Under these circumstances the Board ordered the company to cease and desist from discriminating against its union employes, to forthwith bargain collectively with the union with reference to the grievance complained of by the union, and to reinstate upon request the six night cab drivers, found to be without fault whatsoever.
The lower court and the majority opinion of this Court do not say that the Board erred in its findings that the six night cab drivers were the victims of unfair labor practices on the part of the employer, but maintain that the union could not amend its pleadings to include a charge of violation of the Act under clause (c) of Section 6, subsection 1. But it is to be noted that the amended charge and the original charge were based on precisely the same fact situation. Furthermore, the decision of the Board ordering the reinstatement of the night cab drivers can be supported by the charge of violation of Section 6, subsection 1, clause
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(a) and (e), equally well as by charging violation of clause (c).
The Board properly appraised the situation when it said: "Since the contract was binding between the parties during the entire time the Union endeavored to get the employer to meet to adjust or arbitrate the dispute, the employer had the positive duty, during such period, to recognize the union." (Italics supplied)
To argue that the pleadings must show that clause (c), as well as (a) and (e) were violated when by its action the Company sought to destroy the entire contract of collective bargaining with the union, is like the defendant in a criminal trial demanding to know which specific ones of his numerous blows felled his victim when it is admitted that he is the only one who struck blows at all. The United States Supreme Court said in Republic Aviation Corp. v. National Labor Relations Board, 324 U.S. 793, 65 S. Ct. 982, that: "The Wagner Act [after which the Pennsylvania Labor Relations Act is patterned]... left to the Board the work of applying the Act's general prohibitory language in the light of the infinite combinations of events which might be charged as violative of its terms. Thus a 'rigid scheme of remedies' is avoided and administrative flexibility within appropriate statutory limitations obtained to accomplish the dominant purpose of the legislation..." (Emphasis supplied.)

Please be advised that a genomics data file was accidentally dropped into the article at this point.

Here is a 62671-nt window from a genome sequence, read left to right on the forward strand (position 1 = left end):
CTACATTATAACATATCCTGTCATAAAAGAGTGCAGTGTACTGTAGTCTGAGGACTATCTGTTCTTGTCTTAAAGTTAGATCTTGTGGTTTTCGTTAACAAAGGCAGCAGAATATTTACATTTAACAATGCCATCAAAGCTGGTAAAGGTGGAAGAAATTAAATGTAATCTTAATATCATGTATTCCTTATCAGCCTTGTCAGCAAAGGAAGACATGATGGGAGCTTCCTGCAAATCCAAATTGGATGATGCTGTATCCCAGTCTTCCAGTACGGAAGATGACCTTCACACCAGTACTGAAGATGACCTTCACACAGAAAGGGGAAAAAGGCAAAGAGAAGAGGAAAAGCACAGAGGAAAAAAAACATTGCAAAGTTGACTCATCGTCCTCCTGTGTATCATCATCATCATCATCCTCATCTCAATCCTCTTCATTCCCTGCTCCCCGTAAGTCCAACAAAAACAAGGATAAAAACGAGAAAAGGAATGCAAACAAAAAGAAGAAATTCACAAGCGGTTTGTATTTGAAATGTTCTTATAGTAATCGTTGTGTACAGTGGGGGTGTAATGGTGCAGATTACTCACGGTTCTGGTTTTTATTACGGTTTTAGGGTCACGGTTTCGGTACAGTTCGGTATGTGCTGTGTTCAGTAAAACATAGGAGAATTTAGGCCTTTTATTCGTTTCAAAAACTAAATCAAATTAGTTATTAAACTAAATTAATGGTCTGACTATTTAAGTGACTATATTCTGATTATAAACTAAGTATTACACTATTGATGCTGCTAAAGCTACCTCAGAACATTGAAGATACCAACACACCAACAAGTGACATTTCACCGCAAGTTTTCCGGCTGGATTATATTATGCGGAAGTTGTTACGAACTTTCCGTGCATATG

In N.L.R.B. v. Piqua Munising Wood Products Co., 109 F. (2d) 552, 557, the United States Circuit Court said: "All that is requisite in a valid complaint before the Board is that there be a plain statement of the things claimed to constitute an unfair labor practice that respondent may be put upon his defense."
That the employer here well knew of the charge of discrimination against it is evidenced by the fact that in its answer it denied that the six night drivers were
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unjustly discriminated against and asserted that they had left their jobs voluntarily.
The decision of the Board was fair and impartial. It found that the day drivers had violated the nonstrike provisions of the agreement with the company and they had, therefore, ceased to be employes within the meaning of the statute. And then, in finding that the night drivers had been improperly discharged and were entitled to their jobs, it could have ordered the company to compensate them for back pay. But it did not do this.
To now hold that the company is not even required to reemploy men it had discharged because of union activity is perhaps to encourage some other employers to play at ducks and drakes with the right of collective bargaining which has been gained by the working man only after decades and centuries of blood, sweat and toil.
To strike down an earnest contract and deprive men of the right of employment guaranteed to them by a solemn act of the General Assembly of the people -- all because of a letter of the alphabet -- is to arm Technicality with a longer sword than it wielded in the severest of despotic Draconian days.